The more nuts and bolts issues in Tanzania also apply in the rest of Africa, and for that matter to most markets around the world. Choosing the right partners is key. Protecting and investing in your brands is vital and the most important work you can do in market is to utilise shoe leather and enjoy face time with your customers and consumers. This counts for a lot when your customer is a remote lodge or hotel at the end of a dusty road who hasn’t seen a winemaker or brand owner for months. The old adage of wine being a people business is nowhere more apt than in Africa. Business flows to those who make the effort to engage with customers and consumers alike.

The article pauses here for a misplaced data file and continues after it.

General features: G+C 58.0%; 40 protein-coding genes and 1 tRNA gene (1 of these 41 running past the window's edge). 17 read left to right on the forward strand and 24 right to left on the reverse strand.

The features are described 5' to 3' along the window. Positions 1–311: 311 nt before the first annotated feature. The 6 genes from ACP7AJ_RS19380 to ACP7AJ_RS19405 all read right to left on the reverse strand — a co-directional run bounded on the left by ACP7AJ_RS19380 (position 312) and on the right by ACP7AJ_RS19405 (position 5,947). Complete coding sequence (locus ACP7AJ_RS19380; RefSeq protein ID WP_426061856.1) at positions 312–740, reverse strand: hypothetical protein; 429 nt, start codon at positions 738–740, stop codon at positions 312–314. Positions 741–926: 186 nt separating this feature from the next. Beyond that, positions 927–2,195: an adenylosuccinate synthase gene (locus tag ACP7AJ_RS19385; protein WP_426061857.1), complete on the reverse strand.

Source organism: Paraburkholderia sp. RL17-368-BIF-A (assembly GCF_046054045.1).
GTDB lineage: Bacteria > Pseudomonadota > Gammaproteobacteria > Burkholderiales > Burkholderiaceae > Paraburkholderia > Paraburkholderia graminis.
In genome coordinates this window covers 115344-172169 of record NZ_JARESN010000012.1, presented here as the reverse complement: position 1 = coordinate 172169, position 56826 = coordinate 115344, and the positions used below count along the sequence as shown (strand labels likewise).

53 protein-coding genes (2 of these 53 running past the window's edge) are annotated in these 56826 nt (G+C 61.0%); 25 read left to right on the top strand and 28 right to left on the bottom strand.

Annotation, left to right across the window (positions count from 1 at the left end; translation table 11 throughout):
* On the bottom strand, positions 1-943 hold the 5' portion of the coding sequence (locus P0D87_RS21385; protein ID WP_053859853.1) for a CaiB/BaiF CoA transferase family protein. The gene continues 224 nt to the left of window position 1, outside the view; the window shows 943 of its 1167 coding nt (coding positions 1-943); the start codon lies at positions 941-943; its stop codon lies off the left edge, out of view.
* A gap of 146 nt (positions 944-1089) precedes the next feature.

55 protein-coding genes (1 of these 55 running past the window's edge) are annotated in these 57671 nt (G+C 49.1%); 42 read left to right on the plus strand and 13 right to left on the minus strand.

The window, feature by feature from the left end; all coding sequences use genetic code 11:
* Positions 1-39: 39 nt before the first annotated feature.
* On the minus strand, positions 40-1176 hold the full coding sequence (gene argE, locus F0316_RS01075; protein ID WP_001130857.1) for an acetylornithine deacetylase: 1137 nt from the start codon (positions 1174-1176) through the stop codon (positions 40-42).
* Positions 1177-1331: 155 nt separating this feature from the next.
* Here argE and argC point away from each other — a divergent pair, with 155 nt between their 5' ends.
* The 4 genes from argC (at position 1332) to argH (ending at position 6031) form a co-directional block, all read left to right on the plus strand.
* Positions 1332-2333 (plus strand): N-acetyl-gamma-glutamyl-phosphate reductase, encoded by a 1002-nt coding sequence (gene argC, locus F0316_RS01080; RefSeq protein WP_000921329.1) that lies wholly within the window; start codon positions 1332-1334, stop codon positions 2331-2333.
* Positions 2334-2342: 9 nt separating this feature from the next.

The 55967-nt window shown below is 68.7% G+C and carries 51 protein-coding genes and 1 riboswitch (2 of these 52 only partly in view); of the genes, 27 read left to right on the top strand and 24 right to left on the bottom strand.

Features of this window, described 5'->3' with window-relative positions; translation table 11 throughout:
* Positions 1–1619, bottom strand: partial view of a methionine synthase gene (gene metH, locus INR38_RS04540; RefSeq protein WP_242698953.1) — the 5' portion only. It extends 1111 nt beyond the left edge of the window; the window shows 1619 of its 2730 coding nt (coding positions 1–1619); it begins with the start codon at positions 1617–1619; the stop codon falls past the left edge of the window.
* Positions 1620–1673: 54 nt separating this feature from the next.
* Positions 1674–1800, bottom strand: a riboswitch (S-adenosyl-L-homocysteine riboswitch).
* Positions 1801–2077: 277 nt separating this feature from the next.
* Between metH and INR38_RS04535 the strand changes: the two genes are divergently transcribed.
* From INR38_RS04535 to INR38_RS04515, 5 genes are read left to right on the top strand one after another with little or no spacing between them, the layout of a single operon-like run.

Africa is also an expensive place to do business with hotel accommodation costing the same if not more than equitable hotels in Europe and North America. Buying a round of drinks can make your eyes water when paying in US Dollars! Logistics are a challenge to be understood and it is imperative that brand owners remain on top of any issues in this environment and do not leave this part of the value chain to partners who may not view your wine shipment as being as important as the car parts that they are waiting to have clear customs. Brand recognition takes time and the volumes are small when compared to the larger and quicker wins in other markets, but brands that have been successful, understand the investment cycles and utilise A and P funds as seed capital, rather than brand building per se. It goes without saying that having an appreciation for the history, culture and norms of the society that you are selling into should always be at the forefront of your business dealings. Above all however, have patience, in all things. The metre and pace of doing business in Africa is very different to almost any other place on Earth, and West Africa is as different from East Africa, as Central Africa is to Southern Africa, as Tanzania is to Kenya. One size or solution, or indeed wine brand, does not fit all markets in Africa.